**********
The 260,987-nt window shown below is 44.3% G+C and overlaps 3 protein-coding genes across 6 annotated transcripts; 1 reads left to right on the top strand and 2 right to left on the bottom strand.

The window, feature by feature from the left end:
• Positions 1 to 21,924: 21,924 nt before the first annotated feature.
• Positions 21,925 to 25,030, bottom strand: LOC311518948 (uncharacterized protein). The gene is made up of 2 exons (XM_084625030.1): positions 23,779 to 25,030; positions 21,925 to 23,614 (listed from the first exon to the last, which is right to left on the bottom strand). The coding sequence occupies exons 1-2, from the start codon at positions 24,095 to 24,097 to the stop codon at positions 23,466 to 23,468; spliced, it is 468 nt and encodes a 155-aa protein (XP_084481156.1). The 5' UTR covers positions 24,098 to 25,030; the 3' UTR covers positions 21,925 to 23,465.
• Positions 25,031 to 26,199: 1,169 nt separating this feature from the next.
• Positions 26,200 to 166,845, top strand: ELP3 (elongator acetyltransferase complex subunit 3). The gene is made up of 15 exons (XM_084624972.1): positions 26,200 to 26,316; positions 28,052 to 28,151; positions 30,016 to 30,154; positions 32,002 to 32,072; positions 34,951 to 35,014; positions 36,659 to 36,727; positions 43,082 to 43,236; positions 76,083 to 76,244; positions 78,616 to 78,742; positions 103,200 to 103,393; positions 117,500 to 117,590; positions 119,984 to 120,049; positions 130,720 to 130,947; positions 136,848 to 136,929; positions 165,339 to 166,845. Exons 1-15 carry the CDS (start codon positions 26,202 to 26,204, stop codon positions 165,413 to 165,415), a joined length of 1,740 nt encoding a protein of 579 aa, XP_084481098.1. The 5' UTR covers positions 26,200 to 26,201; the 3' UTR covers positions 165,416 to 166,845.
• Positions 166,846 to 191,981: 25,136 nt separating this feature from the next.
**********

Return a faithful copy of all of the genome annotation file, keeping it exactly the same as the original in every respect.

The 260,987-nt window shown below is 44.3% G+C and overlaps 3 protein-coding genes across 6 annotated transcripts; 1 reads left to right on the top strand and 2 right to left on the bottom strand.

The window, feature by feature from the left end:
• Positions 1 to 21,924: 21,924 nt before the first annotated feature.
• Positions 21,925 to 25,030, bottom strand: LOC311518948 (uncharacterized protein). The gene is made up of 2 exons (XM_084625030.1): positions 23,779 to 25,030; positions 21,925 to 23,614 (listed from the first exon to the last, which is right to left on the bottom strand). The coding sequence occupies exons 1-2, from the start codon at positions 24,095 to 24,097 to the stop codon at positions 23,466 to 23,468; spliced, it is 468 nt and encodes a 155-aa protein (XP_084481156.1). The 5' UTR covers positions 24,098 to 25,030; the 3' UTR covers positions 21,925 to 23,465.
• Positions 25,031 to 26,199: 1,169 nt separating this feature from the next.
• Positions 26,200 to 166,845, top strand: ELP3 (elongator acetyltransferase complex subunit 3). The gene is made up of 15 exons (XM_084624972.1): positions 26,200 to 26,316; positions 28,052 to 28,151; positions 30,016 to 30,154; positions 32,002 to 32,072; positions 34,951 to 35,014; positions 36,659 to 36,727; positions 43,082 to 43,236; positions 76,083 to 76,244; positions 78,616 to 78,742; positions 103,200 to 103,393; positions 117,500 to 117,590; positions 119,984 to 120,049; positions 130,720 to 130,947; positions 136,848 to 136,929; positions 165,339 to 166,845. Exons 1-15 carry the CDS (start codon positions 26,202 to 26,204, stop codon positions 165,413 to 165,415), a joined length of 1,740 nt encoding a protein of 579 aa, XP_084481098.1. The 5' UTR covers positions 26,200 to 26,201; the 3' UTR covers positions 165,416 to 166,845.
• Positions 166,846 to 191,981: 25,136 nt separating this feature from the next.